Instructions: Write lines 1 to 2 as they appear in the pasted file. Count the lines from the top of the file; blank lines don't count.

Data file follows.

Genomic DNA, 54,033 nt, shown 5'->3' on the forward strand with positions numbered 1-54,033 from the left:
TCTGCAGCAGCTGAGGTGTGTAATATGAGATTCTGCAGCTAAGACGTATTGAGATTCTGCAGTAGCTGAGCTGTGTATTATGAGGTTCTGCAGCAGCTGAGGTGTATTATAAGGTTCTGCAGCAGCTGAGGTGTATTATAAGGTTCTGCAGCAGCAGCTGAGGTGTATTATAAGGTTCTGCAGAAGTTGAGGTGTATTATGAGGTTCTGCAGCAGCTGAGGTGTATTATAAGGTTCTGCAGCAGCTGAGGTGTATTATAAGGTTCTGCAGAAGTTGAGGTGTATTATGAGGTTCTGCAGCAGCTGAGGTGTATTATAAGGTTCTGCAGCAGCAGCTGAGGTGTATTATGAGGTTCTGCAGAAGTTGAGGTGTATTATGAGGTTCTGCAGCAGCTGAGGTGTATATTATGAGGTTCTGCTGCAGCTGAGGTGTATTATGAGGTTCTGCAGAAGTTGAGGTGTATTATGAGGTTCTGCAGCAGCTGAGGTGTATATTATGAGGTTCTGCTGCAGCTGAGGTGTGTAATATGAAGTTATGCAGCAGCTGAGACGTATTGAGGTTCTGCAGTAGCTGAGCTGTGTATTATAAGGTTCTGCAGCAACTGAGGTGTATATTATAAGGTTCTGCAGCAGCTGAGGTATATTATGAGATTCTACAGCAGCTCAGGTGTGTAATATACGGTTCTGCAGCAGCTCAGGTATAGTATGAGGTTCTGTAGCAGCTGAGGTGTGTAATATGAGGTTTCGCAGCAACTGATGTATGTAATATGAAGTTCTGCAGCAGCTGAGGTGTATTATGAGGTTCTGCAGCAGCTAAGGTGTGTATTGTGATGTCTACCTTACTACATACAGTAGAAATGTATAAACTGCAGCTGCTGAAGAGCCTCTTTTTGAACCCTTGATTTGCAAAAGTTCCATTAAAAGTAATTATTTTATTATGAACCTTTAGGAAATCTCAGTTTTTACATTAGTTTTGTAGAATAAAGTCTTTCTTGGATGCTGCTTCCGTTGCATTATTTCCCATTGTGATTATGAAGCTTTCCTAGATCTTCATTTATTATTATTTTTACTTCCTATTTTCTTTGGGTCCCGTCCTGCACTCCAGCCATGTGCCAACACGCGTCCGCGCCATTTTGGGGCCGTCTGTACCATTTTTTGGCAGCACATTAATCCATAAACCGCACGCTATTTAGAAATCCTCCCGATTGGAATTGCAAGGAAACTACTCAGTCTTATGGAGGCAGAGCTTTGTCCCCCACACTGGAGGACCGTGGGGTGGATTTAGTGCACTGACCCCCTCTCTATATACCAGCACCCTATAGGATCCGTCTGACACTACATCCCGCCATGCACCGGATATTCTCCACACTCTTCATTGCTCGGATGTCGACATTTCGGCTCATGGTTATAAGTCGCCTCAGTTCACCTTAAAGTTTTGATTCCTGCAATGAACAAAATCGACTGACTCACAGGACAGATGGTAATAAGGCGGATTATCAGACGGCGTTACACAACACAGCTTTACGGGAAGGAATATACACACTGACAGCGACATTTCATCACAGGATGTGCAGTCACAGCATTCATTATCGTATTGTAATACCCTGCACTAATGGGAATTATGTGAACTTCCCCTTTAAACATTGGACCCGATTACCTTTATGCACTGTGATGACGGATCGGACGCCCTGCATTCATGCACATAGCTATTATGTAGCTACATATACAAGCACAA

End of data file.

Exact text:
Genomic DNA, 54,033 nt, shown 5'->3' on the forward strand with positions numbered 1-54,033 from the left:
TCTGCAGCAGCTGAGGTGTGTAATATGAGATTCTGCAGCTAAGACGTATTGAGATTCTGCAGTAGCTGAGCTGTGTATTATGAGGTTCTGCAGCAGCTGAGGTGTATTATAAGGTTCTGCAGCAGCTGAGGTGTATTATAAGGTTCTGCAGCAGCAGCTGAGGTGTATTATAAGGTTCTGCAGAAGTTGAGGTGTATTATGAGGTTCTGCAGCAGCTGAGGTGTATTATAAGGTTCTGCAGCAGCTGAGGTGTATTATAAGGTTCTGCAGAAGTTGAGGTGTATTATGAGGTTCTGCAGCAGCTGAGGTGTATTATAAGGTTCTGCAGCAGCAGCTGAGGTGTATTATGAGGTTCTGCAGAAGTTGAGGTGTATTATGAGGTTCTGCAGCAGCTGAGGTGTATATTATGAGGTTCTGCTGCAGCTGAGGTGTATTATGAGGTTCTGCAGAAGTTGAGGTGTATTATGAGGTTCTGCAGCAGCTGAGGTGTATATTATGAGGTTCTGCTGCAGCTGAGGTGTGTAATATGAAGTTATGCAGCAGCTGAGACGTATTGAGGTTCTGCAGTAGCTGAGCTGTGTATTATAAGGTTCTGCAGCAACTGAGGTGTATATTATAAGGTTCTGCAGCAGCTGAGGTATATTATGAGATTCTACAGCAGCTCAGGTGTGTAATATACGGTTCTGCAGCAGCTCAGGTATAGTATGAGGTTCTGTAGCAGCTGAGGTGTGTAATATGAGGTTTCGCAGCAACTGATGTATGTAATATGAAGTTCTGCAGCAGCTGAGGTGTATTATGAGGTTCTGCAGCAGCTAAGGTGTGTATTGTGATGTCTACCTTACTACATACAGTAGAAATGTATAAACTGCAGCTGCTGAAGAGCCTCTTTTTGAACCCTTGATTTGCAAAAGTTCCATTAAAAGTAATTATTTTATTATGAACCTTTAGGAAATCTCAGTTTTTACATTAGTTTTGTAGAATAAAGTCTTTCTTGGATGCTGCTTCCGTTGCATTATTTCCCATTGTGATTATGAAGCTTTCCTAGATCTTCATTTATTATTATTTTTACTTCCTATTTTCTTTGGGTCCCGTCCTGCACTCCAGCCATGTGCCAACACGCGTCCGCGCCATTTTGGGGCCGTCTGTACCATTTTTTGGCAGCACATTAATCCATAAACCGCACGCTATTTAGAAATCCTCCCGATTGGAATTGCAAGGAAACTACTCAGTCTTATGGAGGCAGAGCTTTGTCCCCCACACTGGAGGACCGTGGGGTGGATTTAGTGCACTGACCCCCTCTCTATATACCAGCACCCTATAGGATCCGTCTGACACTACATCCCGCCATGCACCGGATATTCTCCACACTCTTCATTGCTCGGATGTCGACATTTCGGCTCATGGTTATAAGTCGCCTCAGTTCACCTTAAAGTTTTGATTCCTGCAATGAACAAAATCGACTGACTCACAGGACAGATGGTAATAAGGCGGATTATCAGACGGCGTTACACAACACAGCTTTACGGGAAGGAATATACACACTGACAGCGACATTTCATCACAGGATGTGCAGTCACAGCATTCATTATCGTATTGTAATACCCTGCACTAATGGGAATTATGTGAACTTCCCCTTTAAACATTGGACCCGATTACCTTTATGCACTGTGATGACGGATCGGACGCCCTGCATTCATGCACATAGCTATTATGTAGCTACATATACAAGCACAA